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Business Officer Magazine

A Proper Pricing Formula

With traditional pricing methodologies no longer effective, Webster University developed a strategic approach focused on the value of the institution's core strengths.

By Greg Gunderson

For the past 20 years, higher education has been comfortable increasing its tuition cost at a rate greater than inflation, using the argument that the value of a college education—in terms of earning power—offsets our consumers' investments. But this argument is losing steam in light of a confluence of three significant tensions: an extended national recession, reduced national and state support for loans and grants, and a growing national debate on the costs of higher education.

As is true of its peer institutions, Webster University, St. Louis, must examine changes in its pricing in light of the environment in which we operate. As documented in the accompanying article, "Enrollment Calculus," private not-for-profit institutions have attempted to meet this objective by increasing tuition discounting, sometimes with less-than-encouraging results.

For example, in 2010, Webster University experienced a dilemma when the growth in tuition discounting nearly eliminated the increase in total undergraduate tuition revenue that had resulted from higher tuition rates. While the higher discounts did result in enrollment growth, higher entrance exam scores, and greater student body diversity, it did not generate the intended net tuition revenue growth. Since then, Webster has undertaken a series of initiatives designed to respond to these challenges to the traditional tuition discounting model.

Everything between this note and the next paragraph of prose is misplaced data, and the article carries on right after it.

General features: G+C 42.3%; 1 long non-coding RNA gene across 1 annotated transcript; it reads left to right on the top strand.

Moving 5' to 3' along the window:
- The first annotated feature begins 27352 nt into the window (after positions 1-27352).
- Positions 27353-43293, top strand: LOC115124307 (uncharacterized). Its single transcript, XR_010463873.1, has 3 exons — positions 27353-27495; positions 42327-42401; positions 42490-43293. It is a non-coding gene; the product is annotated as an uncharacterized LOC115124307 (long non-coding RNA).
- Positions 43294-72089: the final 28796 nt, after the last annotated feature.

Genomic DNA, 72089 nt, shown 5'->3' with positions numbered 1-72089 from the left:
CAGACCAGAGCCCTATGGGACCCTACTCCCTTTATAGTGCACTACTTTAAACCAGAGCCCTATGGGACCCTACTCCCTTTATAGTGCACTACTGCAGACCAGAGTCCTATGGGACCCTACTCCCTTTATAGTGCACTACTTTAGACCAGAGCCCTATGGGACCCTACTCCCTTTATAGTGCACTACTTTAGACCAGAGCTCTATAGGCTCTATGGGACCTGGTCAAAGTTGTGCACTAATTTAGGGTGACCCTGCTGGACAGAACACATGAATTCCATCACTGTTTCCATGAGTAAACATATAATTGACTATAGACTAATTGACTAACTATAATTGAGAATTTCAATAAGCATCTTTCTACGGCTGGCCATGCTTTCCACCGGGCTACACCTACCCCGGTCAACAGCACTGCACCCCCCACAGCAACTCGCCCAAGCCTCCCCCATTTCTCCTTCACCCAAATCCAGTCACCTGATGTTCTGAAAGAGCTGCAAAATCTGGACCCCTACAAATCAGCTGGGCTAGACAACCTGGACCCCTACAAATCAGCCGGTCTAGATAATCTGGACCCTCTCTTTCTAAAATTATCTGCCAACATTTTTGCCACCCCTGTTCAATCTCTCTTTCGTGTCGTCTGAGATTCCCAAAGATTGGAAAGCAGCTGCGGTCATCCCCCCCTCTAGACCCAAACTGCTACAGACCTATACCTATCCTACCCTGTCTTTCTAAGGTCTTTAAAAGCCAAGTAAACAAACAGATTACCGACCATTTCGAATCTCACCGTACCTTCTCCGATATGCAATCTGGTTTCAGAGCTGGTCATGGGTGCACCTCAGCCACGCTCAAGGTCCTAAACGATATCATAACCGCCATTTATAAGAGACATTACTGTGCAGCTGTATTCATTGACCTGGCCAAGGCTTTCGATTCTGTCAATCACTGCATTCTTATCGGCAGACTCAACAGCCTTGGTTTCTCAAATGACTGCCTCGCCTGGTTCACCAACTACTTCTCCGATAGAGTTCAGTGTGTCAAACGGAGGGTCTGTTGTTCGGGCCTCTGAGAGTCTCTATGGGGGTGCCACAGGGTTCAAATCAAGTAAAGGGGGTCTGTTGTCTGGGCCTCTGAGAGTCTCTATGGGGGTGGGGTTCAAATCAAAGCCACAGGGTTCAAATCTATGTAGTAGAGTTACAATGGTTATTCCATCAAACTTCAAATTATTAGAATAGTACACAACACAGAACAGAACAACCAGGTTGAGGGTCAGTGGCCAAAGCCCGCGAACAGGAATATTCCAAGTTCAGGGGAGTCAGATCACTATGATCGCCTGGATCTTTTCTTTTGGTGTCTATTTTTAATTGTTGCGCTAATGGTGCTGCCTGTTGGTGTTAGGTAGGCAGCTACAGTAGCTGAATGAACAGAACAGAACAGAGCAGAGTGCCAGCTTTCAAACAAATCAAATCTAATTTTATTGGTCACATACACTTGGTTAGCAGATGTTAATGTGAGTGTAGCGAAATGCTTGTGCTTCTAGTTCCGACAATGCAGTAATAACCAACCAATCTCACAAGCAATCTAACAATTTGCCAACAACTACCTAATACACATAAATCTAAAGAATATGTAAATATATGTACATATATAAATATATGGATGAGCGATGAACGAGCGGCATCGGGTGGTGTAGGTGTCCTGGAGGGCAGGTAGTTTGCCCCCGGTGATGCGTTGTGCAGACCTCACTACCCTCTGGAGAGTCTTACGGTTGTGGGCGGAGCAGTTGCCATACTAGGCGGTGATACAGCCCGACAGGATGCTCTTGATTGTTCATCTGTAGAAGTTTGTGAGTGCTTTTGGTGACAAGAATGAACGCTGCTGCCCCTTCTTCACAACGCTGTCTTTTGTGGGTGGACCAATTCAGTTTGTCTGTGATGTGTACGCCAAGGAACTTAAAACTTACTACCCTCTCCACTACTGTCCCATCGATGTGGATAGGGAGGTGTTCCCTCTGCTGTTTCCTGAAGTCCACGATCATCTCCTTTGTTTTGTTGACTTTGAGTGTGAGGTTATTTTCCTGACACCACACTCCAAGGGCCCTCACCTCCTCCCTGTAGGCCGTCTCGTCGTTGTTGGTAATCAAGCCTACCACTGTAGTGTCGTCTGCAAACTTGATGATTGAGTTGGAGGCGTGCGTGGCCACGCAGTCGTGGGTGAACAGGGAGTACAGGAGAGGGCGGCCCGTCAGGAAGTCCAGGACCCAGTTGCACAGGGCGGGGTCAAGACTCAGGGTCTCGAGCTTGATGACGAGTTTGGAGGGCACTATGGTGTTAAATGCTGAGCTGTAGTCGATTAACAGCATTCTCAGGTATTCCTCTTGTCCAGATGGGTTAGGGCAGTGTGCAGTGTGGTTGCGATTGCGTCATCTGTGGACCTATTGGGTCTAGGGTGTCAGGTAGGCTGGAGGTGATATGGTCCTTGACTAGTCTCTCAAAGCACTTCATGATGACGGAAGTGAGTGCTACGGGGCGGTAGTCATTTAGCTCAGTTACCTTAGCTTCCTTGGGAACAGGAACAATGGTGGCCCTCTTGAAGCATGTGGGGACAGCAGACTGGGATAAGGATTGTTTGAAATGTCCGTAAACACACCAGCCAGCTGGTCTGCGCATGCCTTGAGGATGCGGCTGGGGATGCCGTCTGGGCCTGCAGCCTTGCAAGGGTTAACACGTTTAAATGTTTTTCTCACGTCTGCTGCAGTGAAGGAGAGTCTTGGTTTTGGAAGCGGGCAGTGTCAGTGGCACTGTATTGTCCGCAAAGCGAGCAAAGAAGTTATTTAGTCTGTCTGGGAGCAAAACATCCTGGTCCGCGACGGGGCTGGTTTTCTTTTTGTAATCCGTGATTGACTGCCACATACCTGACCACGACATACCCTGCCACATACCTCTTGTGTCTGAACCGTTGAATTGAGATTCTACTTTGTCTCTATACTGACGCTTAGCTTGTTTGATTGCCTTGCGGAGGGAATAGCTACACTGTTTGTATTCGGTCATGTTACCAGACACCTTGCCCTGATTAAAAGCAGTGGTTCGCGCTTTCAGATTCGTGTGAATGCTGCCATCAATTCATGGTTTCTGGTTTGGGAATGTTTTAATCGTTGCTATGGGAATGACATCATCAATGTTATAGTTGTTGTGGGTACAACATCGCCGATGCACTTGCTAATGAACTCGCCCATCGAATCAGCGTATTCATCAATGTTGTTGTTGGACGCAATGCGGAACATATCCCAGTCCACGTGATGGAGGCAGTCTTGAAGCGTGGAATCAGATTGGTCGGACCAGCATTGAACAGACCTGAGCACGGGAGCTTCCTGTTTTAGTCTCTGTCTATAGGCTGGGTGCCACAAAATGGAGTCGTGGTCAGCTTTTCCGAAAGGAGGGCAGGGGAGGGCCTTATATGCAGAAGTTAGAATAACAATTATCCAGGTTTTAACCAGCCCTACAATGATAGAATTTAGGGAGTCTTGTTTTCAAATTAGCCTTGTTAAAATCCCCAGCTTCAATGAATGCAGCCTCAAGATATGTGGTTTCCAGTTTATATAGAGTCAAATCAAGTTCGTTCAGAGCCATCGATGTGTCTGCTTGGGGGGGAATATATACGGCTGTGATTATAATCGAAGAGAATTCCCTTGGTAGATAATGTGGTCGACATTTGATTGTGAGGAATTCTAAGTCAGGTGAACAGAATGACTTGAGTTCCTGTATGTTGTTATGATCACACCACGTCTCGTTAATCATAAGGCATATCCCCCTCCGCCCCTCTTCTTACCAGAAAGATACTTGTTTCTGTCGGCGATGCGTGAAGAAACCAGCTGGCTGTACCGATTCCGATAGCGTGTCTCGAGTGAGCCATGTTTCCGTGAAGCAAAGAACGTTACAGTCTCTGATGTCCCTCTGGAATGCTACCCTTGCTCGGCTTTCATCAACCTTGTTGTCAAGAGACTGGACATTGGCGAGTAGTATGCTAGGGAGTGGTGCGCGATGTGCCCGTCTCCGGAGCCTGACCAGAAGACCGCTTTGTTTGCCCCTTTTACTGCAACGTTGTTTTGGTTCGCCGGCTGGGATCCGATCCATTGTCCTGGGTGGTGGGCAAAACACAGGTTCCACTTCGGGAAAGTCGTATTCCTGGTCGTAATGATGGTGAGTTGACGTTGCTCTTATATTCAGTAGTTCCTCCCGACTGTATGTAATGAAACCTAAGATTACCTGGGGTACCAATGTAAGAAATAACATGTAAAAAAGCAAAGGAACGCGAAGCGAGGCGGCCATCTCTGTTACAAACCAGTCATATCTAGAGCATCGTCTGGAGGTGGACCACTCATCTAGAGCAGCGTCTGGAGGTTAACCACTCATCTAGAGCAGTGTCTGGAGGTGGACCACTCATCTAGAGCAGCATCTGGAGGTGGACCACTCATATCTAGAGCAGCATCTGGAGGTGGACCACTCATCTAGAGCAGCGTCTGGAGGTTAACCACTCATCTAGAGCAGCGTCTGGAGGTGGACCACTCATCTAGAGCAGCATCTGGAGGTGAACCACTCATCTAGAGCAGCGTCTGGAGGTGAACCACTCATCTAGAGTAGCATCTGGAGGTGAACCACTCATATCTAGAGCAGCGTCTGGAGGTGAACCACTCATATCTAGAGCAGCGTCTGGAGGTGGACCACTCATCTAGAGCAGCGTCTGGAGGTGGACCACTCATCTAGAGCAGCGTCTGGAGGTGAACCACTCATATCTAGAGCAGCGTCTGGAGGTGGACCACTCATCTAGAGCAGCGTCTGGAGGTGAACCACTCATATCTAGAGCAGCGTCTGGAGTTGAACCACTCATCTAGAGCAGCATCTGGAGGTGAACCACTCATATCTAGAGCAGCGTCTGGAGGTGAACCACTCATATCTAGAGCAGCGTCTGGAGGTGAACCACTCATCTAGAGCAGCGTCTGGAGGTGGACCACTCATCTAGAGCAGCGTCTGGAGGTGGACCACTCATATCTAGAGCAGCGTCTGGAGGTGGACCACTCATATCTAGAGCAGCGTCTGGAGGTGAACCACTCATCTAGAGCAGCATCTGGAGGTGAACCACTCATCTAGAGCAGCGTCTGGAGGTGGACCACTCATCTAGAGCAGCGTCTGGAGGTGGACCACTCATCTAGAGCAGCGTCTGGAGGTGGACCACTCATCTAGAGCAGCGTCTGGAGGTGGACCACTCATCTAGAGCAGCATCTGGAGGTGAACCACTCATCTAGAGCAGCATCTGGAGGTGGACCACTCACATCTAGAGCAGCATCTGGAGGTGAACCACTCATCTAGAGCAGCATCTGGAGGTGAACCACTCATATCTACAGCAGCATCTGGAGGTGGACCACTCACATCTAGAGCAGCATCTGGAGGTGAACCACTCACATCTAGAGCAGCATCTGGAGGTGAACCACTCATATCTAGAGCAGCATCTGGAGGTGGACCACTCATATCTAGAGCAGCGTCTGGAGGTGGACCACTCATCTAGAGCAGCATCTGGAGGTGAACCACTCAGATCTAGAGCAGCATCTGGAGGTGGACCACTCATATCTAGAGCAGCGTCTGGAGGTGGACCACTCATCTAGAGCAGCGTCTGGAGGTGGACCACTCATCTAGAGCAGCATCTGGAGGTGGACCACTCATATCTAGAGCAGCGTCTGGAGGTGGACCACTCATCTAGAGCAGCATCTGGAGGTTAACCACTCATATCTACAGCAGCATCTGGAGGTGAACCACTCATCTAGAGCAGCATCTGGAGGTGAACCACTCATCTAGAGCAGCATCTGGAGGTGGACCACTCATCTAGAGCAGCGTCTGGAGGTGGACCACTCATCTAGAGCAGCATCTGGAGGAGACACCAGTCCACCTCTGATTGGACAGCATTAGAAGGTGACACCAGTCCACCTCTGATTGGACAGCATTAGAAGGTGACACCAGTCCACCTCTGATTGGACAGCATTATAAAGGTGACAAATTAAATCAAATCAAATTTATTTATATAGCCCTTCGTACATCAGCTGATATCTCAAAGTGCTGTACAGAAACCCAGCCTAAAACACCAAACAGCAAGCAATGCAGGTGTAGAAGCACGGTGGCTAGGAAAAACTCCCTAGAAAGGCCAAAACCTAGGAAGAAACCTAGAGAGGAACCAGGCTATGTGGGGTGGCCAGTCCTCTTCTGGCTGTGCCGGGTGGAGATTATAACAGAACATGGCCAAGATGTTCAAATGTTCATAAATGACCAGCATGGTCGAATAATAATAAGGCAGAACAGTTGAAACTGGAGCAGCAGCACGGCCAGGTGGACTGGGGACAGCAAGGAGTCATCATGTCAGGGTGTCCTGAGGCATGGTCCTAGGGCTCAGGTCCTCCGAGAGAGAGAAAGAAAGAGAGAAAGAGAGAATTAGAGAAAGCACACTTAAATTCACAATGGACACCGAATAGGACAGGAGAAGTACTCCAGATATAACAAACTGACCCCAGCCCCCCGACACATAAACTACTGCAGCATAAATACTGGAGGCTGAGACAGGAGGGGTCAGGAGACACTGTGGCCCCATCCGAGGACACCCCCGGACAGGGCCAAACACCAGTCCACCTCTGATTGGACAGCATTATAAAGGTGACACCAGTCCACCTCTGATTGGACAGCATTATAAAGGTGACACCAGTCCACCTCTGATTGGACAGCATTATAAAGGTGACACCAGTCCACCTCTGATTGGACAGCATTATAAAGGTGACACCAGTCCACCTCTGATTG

The Longer Perspective

As Webster University began preparing for academic year (AY) 2012–13, we undertook our first three-year strategic revenue planning exercise, cognizant that old pricing methodologies were no longer effective. Dan Hitchell, associate vice president for resource planning and budget, notes, "That shift, in itself, reflects a key concept we identified that is necessary in setting pricing: Pricing is a strategic, not tactical, issue that requires a longer planning horizon."

With that in mind, the strategic planning unit organized a team that included representation from budget, enrollment management, and academic affairs areas. The goal: to develop an environmental scan and an internal analysis of the prior five years' financial and enrollment data.  Key to this exercise was the joint leadership of the provost and the CFO, reflecting the importance placed on integrating our strategic academic objectives into our pricing decisions.

Just as important, we discovered this approach provided a platform for engaging our board of trustees' finance committee in a series of strategic budget conversations, rather than conducting the traditional "reactive" budget meeting.

After undertaking this longer strategic examination, we identified several key trends: